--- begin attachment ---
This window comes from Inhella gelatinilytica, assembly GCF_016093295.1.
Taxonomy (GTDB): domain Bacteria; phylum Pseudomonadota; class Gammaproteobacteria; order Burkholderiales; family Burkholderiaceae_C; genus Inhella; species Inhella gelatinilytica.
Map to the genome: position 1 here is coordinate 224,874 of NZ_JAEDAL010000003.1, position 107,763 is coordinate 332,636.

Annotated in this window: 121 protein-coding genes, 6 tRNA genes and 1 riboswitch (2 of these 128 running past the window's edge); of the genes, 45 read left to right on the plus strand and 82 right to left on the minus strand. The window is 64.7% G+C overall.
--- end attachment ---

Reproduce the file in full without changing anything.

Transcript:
This window comes from Inhella gelatinilytica, assembly GCF_016093295.1.
Taxonomy (GTDB): domain Bacteria; phylum Pseudomonadota; class Gammaproteobacteria; order Burkholderiales; family Burkholderiaceae_C; genus Inhella; species Inhella gelatinilytica.
Map to the genome: position 1 here is coordinate 224,874 of NZ_JAEDAL010000003.1, position 107,763 is coordinate 332,636.

Annotated in this window: 121 protein-coding genes, 6 tRNA genes and 1 riboswitch (2 of these 128 running past the window's edge); of the genes, 45 read left to right on the plus strand and 82 right to left on the minus strand. The window is 64.7% G+C overall.